Also as a result of this exercise, I decide to rejig the way soft attacks work. Rather than each having an assigned die size, I'll make them work more similarly to hard attacks, which have only a Strength value. Both types will inflict a number of Armour Saves equal to Strength to determine how effective they are against a target. However, for soft attacks, cumulative successes will increase die size, making the more powerful weapons both more likely to take effect and likely to last for longer. It also means that it'll be harder for a single good save to completely protect a target from what should be a powerful weapon, causing less swinginess.


Hmm. I'm suggesting using a system where more powerful weapons can roll more dice, and more penetrative weapons can punch through armour. But is there actually a meaningful trade-off between these two, in this system, or are these going to be different niches rather than rivals? It seems, intuitively, that extra dice are a very strong bonus because even with all other things being equal, they offer at least the possibility of taking down high-Wound enemies rapidly. Time for some maths.

Much calculating later... If I've got my statistics right, then it's not until you're hitting defences of 10 or higher than there is any numerical reason to take Penetration equal to that defence rather than more dice. On low Pen values (e.g. 4) the slight advantage of negating small Armour values (+0.2 probability) is hugely outweighed by the high likelihood of the target failing an armour save, which makes the second die a very strong bet (+0.8). There are some weird blips in the data because of the intersection of the two rules, so that Pen 10-19 grants a small advantage against Armour values in the exact same range, but at higher Armour values extra dice regain their benefit.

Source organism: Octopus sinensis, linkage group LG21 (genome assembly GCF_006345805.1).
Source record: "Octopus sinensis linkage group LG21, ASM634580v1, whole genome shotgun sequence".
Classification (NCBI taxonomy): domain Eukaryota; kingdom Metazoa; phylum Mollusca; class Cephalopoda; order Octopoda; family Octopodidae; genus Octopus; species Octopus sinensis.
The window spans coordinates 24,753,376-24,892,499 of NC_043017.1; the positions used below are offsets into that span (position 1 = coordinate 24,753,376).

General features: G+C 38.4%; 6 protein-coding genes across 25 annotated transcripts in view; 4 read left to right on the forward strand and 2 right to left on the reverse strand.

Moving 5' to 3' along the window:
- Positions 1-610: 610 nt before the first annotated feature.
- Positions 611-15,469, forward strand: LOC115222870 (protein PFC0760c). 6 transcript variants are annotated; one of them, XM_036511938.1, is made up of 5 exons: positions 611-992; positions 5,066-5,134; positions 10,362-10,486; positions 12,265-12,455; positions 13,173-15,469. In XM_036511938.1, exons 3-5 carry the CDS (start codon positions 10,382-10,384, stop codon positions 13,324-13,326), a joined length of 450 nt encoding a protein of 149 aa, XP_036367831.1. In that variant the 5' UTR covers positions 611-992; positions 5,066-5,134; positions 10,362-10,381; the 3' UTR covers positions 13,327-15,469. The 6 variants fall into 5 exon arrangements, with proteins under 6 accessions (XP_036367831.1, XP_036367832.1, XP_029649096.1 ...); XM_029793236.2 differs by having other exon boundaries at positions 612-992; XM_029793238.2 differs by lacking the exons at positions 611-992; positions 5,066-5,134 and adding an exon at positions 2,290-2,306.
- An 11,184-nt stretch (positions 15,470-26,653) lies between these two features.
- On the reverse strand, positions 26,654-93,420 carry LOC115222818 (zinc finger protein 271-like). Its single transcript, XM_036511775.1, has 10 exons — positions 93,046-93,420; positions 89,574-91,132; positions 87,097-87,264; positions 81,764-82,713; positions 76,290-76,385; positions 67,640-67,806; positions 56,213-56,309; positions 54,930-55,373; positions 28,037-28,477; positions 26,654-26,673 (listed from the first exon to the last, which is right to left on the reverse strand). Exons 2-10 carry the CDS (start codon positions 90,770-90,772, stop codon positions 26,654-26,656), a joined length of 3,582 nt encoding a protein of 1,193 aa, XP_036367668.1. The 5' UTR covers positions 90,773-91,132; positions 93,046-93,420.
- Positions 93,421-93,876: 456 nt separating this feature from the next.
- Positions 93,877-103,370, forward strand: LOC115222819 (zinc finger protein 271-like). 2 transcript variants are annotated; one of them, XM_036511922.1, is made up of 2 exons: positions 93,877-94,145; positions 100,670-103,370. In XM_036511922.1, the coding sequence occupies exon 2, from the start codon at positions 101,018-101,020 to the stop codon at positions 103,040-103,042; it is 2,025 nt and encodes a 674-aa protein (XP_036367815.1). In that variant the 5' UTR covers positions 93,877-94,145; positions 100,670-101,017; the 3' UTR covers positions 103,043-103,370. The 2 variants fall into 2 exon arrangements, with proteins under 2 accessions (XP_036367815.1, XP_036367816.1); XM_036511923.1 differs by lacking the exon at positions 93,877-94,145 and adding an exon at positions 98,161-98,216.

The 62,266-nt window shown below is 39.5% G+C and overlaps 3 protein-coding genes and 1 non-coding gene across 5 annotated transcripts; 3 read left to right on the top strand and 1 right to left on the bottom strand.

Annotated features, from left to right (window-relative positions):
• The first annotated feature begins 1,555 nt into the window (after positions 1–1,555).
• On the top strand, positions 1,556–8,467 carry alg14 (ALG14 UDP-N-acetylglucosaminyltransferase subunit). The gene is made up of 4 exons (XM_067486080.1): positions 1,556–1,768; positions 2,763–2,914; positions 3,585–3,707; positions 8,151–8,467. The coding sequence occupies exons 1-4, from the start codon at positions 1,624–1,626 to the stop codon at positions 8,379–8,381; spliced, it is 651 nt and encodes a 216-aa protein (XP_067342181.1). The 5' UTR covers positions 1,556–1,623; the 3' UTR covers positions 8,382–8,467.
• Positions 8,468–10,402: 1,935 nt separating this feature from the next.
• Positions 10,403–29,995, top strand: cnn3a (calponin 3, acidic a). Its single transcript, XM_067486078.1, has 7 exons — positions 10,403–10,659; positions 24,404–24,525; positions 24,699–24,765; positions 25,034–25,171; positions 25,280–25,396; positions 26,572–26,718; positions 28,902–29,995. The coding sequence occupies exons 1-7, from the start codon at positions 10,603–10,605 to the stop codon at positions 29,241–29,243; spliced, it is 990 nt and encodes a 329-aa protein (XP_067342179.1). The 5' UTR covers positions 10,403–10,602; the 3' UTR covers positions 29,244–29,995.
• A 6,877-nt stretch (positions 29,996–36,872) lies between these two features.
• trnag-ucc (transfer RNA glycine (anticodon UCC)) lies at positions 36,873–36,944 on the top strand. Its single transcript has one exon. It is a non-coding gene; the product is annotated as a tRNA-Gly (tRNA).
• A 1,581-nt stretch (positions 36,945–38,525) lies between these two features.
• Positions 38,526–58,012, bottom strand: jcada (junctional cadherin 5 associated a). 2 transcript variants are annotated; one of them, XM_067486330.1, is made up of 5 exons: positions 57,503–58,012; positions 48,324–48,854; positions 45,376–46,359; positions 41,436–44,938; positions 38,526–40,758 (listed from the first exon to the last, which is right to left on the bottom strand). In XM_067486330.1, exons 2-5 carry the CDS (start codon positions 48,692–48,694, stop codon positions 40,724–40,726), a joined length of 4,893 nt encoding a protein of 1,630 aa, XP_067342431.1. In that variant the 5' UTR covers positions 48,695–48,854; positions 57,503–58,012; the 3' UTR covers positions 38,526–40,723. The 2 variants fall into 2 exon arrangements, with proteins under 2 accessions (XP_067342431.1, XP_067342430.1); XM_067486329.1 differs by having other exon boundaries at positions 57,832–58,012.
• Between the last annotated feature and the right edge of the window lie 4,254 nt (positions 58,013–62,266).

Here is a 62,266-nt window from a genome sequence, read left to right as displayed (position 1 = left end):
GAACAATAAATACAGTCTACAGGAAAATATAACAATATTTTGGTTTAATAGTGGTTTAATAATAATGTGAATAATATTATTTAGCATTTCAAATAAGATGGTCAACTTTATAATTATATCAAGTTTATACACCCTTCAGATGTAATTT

In short, the range of situations where it's worth taking Pen rather than Strength (extra dice) is extremely limited. As high Armour values are likely to be rare, it's a non-choice. Moreover, Strength has the secondary benefit that it can inflict more than one Wound in a single hit, which a single die with high Pen physically can't. So these are not going to be balancing factors, certainly not directly. The drawback of the unmodified Armour system I chose is that the value of high Penetration scales severely with enemy defences, whereas in a modifier system it would be a bit more static.

Arguably, at this point I should be considering whether I'm happy with the combat system, but frankly I don't want to open that can of worms again.

The straightforward response here is that I need to reevaluate the nominal price I'm putting on both Pen and Strength. Pen is currently massively overpriced, while Strength is rather undervalued. To begin with, I arbitrarily allocated a point of cost for every 2 Pen, and only a point for each dice. As the calculation above shows, this is madness.

Let's step back a bit and look at how I'm weighting the various properties.

Valuing properties


I decided that, for the most part, Range instances are a wash. Weapons each have their niche and work badly outside it, be it long or short range; a rifle lets you take on distant enemies, but a pistol is better in a room-to-room shootout. Moreover, RPGs tend towards quite short-ranged encounters, within either a room or a smallish area, which gives little scope for long-ranged weapons to really benefit, while the shorter-ranged weapons will be favoured. I made an exception for melée weapons, because not being able to work at range is a serious issue. These currently come in two categories, Close (your classic duelling range) and Grapple (wrestling, clawing, and general wrangling), though whether I'll keep that distinction I don't know. Under the current system, a pistol is usable with difficulty at Close range and with very great difficulty in a brawl, while you're basically never going to successfully fire a rifle in a wrestling match.